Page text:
This fall Arnold will be passing over the reins as Governor in the State of California.
It has been a challenging time for California as it has been battered by the recent recession. The recession has caused huge problems for the state’s finances. Much of the focus has been on the high cost of employees on the public payroll.
Epicenter for Pension Meltdown
California has become the epicenter for the discussion on how the US and Canada will run its governments.
Arnold is disappointed with the lack of results he has had in reforming the system and is acutely aware of the long term problems taxpayers face. He recently had an editorial in the Wall Street Journal that illustrated his frustrations and his worries.
His editorial was called Public Pensions and Our Fiscal Future. I have referred you to the link at Pension Pulse for a reprint of the editorial.
In the editorial Arnold points out those things of most concern to him:
Here’s the plain truth: California simply cannot solve its budgetary problems without addressing government-employee compensation and benefits.
Roughly 80 cents of every government dollar in California goes to employee compensation and benefits. Those costs have been rising fast. Spending on California’s state employees over the past decade rose at nearly three times the rate our revenues grew, crowding out programs of great importance to our citizens. Neglected priorities include higher education, environmental protection, parks and recreation, and more.
These comments reflects the view of this Blog and one we have tried to highlight over the past few years. Specifically on comments about pensions Arnold has this to say:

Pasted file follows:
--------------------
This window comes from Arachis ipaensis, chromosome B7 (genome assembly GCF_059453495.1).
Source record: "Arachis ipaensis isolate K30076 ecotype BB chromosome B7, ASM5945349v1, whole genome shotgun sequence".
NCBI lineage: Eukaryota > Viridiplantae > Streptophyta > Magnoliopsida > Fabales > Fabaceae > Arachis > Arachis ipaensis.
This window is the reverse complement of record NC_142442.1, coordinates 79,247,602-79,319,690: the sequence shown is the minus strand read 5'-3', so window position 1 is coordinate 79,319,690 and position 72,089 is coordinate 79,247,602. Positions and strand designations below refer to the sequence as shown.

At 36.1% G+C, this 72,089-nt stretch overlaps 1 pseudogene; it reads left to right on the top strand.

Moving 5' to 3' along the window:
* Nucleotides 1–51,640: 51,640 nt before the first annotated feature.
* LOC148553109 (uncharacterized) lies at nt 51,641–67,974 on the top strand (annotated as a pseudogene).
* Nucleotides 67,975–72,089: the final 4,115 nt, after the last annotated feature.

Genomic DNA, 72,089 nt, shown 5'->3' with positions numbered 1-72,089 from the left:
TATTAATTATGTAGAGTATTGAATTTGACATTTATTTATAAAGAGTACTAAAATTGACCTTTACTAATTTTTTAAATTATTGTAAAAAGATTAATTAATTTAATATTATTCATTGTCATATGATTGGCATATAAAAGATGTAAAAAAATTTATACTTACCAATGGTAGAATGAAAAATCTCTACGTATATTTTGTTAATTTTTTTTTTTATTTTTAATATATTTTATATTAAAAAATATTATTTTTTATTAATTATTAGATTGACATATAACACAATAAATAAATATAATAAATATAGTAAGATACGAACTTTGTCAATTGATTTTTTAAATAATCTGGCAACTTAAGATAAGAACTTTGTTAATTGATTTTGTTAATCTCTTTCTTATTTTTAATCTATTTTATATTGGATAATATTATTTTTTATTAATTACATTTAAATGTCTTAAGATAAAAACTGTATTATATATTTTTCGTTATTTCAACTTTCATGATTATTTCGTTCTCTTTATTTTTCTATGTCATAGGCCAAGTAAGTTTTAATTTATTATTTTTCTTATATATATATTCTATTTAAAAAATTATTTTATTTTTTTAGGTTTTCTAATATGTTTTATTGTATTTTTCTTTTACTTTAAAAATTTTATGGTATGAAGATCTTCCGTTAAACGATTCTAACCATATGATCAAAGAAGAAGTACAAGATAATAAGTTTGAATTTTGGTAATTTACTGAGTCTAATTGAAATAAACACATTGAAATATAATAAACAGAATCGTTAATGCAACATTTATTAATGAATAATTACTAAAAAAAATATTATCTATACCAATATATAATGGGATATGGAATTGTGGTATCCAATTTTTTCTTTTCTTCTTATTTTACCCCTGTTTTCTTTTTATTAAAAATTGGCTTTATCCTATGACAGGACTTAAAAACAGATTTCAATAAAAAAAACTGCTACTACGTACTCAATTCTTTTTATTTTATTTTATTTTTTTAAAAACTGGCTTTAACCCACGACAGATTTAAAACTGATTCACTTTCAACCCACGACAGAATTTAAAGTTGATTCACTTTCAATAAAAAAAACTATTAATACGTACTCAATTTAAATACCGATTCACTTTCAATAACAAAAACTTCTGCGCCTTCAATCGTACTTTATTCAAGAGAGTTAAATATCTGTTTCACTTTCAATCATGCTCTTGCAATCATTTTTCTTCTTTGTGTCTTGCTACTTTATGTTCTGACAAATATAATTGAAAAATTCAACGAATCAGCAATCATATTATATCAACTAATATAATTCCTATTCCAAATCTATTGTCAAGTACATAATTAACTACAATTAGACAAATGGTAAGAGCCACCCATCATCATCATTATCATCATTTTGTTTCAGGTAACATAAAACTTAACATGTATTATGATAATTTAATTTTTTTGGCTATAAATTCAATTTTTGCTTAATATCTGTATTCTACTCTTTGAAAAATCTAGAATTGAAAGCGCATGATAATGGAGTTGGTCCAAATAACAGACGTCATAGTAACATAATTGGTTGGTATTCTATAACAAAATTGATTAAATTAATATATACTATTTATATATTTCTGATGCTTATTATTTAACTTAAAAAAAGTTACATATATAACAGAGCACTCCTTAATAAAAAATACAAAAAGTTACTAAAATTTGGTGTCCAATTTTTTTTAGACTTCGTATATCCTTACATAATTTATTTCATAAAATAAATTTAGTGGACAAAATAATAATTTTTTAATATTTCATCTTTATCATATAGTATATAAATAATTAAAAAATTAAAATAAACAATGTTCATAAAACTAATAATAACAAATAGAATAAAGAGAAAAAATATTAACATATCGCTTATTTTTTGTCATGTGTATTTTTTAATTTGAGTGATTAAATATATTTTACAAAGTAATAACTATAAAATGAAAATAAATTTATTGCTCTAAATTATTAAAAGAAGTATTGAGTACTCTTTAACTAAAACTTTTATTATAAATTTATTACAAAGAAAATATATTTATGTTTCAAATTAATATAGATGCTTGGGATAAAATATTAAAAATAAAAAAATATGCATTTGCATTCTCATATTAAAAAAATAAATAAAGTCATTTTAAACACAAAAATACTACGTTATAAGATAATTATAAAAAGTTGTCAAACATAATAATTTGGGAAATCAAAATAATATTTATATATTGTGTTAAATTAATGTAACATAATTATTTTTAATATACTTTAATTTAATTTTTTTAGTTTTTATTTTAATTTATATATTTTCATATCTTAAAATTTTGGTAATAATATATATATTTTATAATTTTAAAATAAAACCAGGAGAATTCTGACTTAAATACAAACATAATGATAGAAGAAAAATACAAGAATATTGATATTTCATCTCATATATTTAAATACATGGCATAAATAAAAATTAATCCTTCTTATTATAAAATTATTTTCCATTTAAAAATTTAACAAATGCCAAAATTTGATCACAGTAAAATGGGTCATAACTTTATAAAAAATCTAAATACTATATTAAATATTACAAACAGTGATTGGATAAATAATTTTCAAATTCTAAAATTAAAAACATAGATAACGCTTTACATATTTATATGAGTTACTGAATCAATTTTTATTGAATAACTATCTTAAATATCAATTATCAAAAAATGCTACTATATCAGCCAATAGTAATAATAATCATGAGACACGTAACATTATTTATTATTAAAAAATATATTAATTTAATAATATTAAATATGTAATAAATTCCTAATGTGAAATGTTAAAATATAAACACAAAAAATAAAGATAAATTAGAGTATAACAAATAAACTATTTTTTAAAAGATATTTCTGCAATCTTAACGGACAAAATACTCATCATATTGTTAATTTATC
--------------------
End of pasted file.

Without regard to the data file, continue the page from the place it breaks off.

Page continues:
Much bigger increases in employee costs are on the horizon. Thanks to huge unfunded pension and retirement health-care promises granted by past governments, and also to deceptive accounting by state pension funds (such as unreasonable projections of investment returns), California is now saddled with $550 billion of retirement debt.
This year, retirement benefits—more than $6 billion—will exceed what the state is spending on higher education. Next year, retirement costs will rise another 15%. In fact, they are destined to grow so much faster than state revenues that they threaten to suck up the money for every other program in the state budget.
Few Californians in the private sector have $1 million in savings, but that’s effectively the retirement account they guarantee to public employees who opt to retire at age 55 and are entitled to a monthly, inflation-protected check of $3,000 for the rest of their lives.
The Protected Class
You might say too bad for California but what has it got to do with me?
It does not matter where you are in Europe or in North America the problems in your local, city, state, provincial or federal government are all the same. Most taxpayers are aware of the problem in the US but unfortunately the mainstream media in the Nanny State here in Canada see no problem. Canadians know nothing about the problem are a completely apathetic.
Unfortunately the longer Canadians put their head in the sand the harder it will be to repair the system that is on its way to meltdown. Here in Canada we offer the same benefits and pension as those in California.